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Danny Trejo's Heat Role Was Based On A Different Trejo

There was a time when it was almost unthinkable to have Robert De Niro and Al Pacino in the same film together. Moviegoers got them sharing the poster but not the actual screen in "The Godfather Part II." Then, Michael Mann gave the world what everyone always wanted in "Heat." The filmmaker turned a real heist into Hollywood history. Pitting the two against each other from opposite sides of the law set up a nail-biting experience that thankfully spotlighted a host of incredible supporting stars. Among the big names like Jon Voight, Ashley Judd, and Val Kilmer, though, was an unmistakable character actor who was only just making a mark in Hollywood, Danny Trejo.

The man who went from prison inmate to action star played Neil's (De Niro) wheelman, who eventually is put in a terrible predicament of betraying his partner to protect his family. Though he might not have had as much screen time compared to some of the other major players in Mann's masterpiece, he stood out just like he would in different supporting roles in the years that followed. His presence was and still is undeniable, even down to his name, which in the film actually doubles as his character. He's listed as "Trejo" in the credits. As revealed in an explanation from the man himself, Mann wasn't simply using Danny's surname. Rather, it was a nod to Trejo's lineage that Mann had already encountered years before.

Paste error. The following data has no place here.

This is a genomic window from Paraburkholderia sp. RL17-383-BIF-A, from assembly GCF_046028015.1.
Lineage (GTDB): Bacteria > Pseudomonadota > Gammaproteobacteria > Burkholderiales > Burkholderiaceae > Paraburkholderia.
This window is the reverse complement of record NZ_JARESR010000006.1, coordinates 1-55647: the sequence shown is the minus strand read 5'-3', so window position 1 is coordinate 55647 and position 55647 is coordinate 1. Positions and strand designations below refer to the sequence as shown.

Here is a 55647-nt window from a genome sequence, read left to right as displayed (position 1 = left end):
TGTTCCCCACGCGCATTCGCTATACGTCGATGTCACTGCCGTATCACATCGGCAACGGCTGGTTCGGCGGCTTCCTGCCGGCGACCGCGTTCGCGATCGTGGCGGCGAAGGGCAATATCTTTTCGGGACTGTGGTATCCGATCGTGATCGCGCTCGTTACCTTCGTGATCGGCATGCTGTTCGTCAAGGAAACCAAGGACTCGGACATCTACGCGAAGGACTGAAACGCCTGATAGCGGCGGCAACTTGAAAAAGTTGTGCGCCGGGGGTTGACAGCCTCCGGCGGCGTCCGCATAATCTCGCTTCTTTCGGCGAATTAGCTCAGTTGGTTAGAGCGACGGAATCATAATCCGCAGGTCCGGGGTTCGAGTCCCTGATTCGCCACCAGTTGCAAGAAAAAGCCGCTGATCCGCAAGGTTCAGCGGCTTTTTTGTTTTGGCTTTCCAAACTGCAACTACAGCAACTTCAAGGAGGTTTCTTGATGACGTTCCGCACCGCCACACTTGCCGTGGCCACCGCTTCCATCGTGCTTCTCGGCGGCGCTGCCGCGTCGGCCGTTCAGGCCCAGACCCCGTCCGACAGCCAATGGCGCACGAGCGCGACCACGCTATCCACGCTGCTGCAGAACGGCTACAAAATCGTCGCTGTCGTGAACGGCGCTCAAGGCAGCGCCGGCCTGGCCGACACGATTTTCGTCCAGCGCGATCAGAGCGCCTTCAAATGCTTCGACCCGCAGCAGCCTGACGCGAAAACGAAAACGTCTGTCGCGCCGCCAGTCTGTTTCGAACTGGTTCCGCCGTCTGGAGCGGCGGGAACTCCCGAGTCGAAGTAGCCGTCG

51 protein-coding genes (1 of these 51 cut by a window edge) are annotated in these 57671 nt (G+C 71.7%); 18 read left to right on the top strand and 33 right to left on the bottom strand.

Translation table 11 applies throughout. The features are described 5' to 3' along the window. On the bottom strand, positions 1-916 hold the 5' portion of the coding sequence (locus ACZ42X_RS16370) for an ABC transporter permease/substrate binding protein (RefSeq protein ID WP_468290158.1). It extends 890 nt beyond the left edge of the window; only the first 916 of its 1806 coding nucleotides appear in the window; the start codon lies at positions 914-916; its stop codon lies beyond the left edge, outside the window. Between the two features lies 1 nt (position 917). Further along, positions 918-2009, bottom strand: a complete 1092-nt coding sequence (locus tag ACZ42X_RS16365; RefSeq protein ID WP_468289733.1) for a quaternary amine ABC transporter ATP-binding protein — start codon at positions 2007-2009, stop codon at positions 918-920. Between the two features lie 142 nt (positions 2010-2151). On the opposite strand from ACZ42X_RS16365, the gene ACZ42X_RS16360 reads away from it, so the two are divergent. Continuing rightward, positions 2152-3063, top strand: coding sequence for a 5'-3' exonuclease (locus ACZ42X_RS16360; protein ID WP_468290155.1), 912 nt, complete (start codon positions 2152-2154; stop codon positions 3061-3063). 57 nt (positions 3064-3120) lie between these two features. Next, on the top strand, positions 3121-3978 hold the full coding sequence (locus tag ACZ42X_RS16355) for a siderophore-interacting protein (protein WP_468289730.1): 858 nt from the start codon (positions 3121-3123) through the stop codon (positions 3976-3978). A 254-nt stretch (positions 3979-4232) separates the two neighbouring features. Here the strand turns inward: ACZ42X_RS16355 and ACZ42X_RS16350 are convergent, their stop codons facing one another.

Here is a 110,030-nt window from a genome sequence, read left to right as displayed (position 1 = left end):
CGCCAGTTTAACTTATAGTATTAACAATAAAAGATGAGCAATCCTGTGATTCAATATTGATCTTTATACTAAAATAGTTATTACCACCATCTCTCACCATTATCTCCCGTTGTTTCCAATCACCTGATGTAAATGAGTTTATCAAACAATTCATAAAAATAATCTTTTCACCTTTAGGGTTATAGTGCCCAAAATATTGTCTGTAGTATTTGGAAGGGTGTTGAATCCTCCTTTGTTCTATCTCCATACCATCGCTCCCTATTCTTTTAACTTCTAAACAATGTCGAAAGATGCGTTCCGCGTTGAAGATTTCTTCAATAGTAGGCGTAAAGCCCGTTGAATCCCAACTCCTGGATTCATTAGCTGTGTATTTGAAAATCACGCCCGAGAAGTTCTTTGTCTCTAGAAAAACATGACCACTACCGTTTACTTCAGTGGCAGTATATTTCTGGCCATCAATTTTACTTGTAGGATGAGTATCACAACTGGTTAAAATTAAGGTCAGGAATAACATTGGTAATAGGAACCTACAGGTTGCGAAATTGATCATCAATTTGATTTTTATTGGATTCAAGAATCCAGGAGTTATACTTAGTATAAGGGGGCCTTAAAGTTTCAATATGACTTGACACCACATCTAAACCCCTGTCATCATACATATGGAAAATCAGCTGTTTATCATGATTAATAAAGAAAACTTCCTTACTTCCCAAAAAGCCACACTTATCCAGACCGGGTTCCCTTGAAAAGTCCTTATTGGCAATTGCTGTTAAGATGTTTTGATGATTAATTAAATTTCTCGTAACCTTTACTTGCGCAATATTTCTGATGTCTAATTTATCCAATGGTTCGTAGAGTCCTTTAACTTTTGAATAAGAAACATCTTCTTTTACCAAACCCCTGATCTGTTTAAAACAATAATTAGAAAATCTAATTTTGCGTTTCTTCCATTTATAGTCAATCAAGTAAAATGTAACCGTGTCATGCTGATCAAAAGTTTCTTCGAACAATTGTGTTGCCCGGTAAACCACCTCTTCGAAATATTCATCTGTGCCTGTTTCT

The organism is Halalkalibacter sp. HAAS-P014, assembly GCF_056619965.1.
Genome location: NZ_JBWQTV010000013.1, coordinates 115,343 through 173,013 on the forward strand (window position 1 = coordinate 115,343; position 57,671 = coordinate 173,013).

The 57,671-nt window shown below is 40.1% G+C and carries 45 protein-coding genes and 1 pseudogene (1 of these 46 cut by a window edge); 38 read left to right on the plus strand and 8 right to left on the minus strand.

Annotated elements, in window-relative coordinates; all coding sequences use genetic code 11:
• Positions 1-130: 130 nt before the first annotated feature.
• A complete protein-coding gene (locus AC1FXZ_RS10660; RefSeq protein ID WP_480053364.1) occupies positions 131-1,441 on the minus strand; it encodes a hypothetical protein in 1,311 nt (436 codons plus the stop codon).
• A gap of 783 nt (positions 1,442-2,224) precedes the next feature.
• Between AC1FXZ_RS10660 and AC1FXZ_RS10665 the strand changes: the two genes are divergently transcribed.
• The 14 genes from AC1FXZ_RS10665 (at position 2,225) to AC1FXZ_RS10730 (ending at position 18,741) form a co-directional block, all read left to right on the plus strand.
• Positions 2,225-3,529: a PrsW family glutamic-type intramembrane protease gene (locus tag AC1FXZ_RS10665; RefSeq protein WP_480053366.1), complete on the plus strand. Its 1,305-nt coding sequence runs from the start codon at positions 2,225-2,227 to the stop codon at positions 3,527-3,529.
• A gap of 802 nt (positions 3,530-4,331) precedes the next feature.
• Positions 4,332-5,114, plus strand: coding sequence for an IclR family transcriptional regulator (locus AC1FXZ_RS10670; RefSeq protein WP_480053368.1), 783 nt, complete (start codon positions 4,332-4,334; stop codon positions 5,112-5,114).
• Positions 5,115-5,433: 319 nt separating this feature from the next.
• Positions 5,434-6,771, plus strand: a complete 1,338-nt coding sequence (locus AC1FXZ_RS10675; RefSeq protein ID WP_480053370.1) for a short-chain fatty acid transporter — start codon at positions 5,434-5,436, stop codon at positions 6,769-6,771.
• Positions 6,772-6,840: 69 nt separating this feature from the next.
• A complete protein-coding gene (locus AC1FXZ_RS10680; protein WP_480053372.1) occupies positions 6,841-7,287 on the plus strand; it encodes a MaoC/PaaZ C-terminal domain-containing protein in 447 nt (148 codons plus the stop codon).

Michael Mann gave the nod to Trejo's family tree in Heat

According to Trejo, in an interview with GQ, Trejo the character was actually named after one of his relatives whom Mann had crossed paths with previously. "Michael Mann did a film in Folsom prison, it's called 'The Jericho Mile,' and he made friends with my uncle, my Uncle Gilbert," explained Trejo. "So when I showed up on the set of 'Heat,' it was funny because when he saw me, he goes, 'Hey, Gilbert,' and I said, 'No, no, it's me, Danny,' but he kept mistaking me for Gilbert."

As filming continued, the issue wasn't just happening behind the camera but on the page, too. Mann changed Trejo's name three times in the script until finally settling on the best choice. "He came up to me and said, 'You know what, Danny, every time I look at you, I think of your Uncle Gilbert. Is it okay if I just called you Gilbert Trejo in the movie?'" 

Danny Trejo agreed, much to the gratitude of his family, who took the creative change to heart. "My whole family cried because Gilbert had died, you know, he'd OD'd and died since before then." In the end, it was the immovable memory of one Trejo that helped pave the legacy of another. "So," he said, "if you note, my name in the movie is Gilbert Trejo."